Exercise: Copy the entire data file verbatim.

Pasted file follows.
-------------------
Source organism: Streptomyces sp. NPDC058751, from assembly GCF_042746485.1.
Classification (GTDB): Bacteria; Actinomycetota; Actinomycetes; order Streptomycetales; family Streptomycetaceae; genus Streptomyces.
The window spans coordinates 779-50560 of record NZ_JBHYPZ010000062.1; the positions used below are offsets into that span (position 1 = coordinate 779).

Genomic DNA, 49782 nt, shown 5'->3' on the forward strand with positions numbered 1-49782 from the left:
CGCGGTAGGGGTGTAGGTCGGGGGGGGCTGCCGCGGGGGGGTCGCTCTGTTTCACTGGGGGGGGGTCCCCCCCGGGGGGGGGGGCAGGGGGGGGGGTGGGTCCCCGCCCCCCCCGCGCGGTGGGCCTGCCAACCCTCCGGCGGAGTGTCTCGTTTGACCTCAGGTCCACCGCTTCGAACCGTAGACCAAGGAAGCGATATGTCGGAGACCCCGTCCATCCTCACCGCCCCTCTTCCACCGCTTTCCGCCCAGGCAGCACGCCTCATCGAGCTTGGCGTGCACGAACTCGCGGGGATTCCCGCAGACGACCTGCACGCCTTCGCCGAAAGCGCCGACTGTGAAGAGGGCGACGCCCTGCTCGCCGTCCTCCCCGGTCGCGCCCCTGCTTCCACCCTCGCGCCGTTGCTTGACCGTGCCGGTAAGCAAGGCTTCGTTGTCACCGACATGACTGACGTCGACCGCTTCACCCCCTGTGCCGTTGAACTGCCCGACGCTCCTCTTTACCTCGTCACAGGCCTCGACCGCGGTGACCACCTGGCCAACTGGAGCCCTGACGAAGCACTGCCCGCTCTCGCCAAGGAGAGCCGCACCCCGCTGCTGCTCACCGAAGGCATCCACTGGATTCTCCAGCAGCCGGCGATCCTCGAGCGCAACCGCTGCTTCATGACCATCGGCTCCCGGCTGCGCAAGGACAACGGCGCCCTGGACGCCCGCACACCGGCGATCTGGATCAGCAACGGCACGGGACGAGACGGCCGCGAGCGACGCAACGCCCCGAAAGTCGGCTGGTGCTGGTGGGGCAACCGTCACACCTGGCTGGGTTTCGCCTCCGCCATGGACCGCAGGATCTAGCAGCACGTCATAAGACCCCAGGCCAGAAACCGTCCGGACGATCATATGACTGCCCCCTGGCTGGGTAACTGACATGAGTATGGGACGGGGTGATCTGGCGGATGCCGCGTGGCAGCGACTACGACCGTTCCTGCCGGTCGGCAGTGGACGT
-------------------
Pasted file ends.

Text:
Source organism: Streptomyces sp. NPDC058751, from assembly GCF_042746485.1.
Classification (GTDB): Bacteria; Actinomycetota; Actinomycetes; order Streptomycetales; family Streptomycetaceae; genus Streptomyces.
The window spans coordinates 779-50560 of record NZ_JBHYPZ010000062.1; the positions used below are offsets into that span (position 1 = coordinate 779).

Genomic DNA, 49782 nt, shown 5'->3' on the forward strand with positions numbered 1-49782 from the left:
CGCGGTAGGGGTGTAGGTCGGGGGGGGCTGCCGCGGGGGGGTCGCTCTGTTTCACTGGGGGGGGGTCCCCCCCGGGGGGGGGGGCAGGGGGGGGGGTGGGTCCCCGCCCCCCCCGCGCGGTGGGCCTGCCAACCCTCCGGCGGAGTGTCTCGTTTGACCTCAGGTCCACCGCTTCGAACCGTAGACCAAGGAAGCGATATGTCGGAGACCCCGTCCATCCTCACCGCCCCTCTTCCACCGCTTTCCGCCCAGGCAGCACGCCTCATCGAGCTTGGCGTGCACGAACTCGCGGGGATTCCCGCAGACGACCTGCACGCCTTCGCCGAAAGCGCCGACTGTGAAGAGGGCGACGCCCTGCTCGCCGTCCTCCCCGGTCGCGCCCCTGCTTCCACCCTCGCGCCGTTGCTTGACCGTGCCGGTAAGCAAGGCTTCGTTGTCACCGACATGACTGACGTCGACCGCTTCACCCCCTGTGCCGTTGAACTGCCCGACGCTCCTCTTTACCTCGTCACAGGCCTCGACCGCGGTGACCACCTGGCCAACTGGAGCCCTGACGAAGCACTGCCCGCTCTCGCCAAGGAGAGCCGCACCCCGCTGCTGCTCACCGAAGGCATCCACTGGATTCTCCAGCAGCCGGCGATCCTCGAGCGCAACCGCTGCTTCATGACCATCGGCTCCCGGCTGCGCAAGGACAACGGCGCCCTGGACGCCCGCACACCGGCGATCTGGATCAGCAACGGCACGGGACGAGACGGCCGCGAGCGACGCAACGCCCCGAAAGTCGGCTGGTGCTGGTGGGGCAACCGTCACACCTGGCTGGGTTTCGCCTCCGCCATGGACCGCAGGATCTAGCAGCACGTCATAAGACCCCAGGCCAGAAACCGTCCGGACGATCATATGACTGCCCCCTGGCTGGGTAACTGACATGAGTATGGGACGGGGTGATCTGGCGGATGCCGCGTGGCAGCGACTACGACCGTTCCTGCCGGTCGGCAGTGGACGT